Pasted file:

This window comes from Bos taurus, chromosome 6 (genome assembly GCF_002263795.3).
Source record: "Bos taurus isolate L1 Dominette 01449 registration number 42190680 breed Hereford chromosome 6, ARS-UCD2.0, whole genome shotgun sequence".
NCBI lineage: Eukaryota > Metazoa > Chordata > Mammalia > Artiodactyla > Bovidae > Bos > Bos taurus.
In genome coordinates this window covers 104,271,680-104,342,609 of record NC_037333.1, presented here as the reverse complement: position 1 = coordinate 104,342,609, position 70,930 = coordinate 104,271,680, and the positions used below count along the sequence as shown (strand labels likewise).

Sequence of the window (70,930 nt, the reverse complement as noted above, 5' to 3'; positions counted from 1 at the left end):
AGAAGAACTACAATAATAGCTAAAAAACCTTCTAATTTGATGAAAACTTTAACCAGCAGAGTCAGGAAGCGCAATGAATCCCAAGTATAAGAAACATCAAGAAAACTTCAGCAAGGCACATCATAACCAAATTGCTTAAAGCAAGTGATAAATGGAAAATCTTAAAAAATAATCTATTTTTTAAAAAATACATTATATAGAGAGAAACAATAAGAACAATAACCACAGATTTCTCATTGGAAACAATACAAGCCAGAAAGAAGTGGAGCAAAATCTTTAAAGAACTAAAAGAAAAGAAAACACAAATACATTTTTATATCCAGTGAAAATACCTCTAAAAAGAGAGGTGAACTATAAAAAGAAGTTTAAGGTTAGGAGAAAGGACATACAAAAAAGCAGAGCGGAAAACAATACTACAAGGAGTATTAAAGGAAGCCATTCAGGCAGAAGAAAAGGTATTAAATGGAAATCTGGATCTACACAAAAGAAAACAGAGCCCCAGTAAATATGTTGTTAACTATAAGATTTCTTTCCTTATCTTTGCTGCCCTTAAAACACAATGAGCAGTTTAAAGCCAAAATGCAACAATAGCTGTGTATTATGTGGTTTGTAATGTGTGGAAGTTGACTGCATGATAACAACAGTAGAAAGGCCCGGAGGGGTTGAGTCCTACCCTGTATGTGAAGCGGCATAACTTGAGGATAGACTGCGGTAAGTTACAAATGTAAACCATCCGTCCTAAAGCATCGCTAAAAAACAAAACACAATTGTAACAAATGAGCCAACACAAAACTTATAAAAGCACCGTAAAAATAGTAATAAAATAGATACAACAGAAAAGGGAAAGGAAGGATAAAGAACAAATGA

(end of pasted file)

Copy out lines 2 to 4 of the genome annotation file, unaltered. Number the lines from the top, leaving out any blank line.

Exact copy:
Source record: "Bos taurus isolate L1 Dominette 01449 registration number 42190680 breed Hereford chromosome 6, ARS-UCD2.0, whole genome shotgun sequence".
NCBI lineage: Eukaryota > Metazoa > Chordata > Mammalia > Artiodactyla > Bovidae > Bos > Bos taurus.
In genome coordinates this window covers 104,271,680-104,342,609 of record NC_037333.1, presented here as the reverse complement: position 1 = coordinate 104,342,609, position 70,930 = coordinate 104,271,680, and the positions used below count along the sequence as shown (strand labels likewise).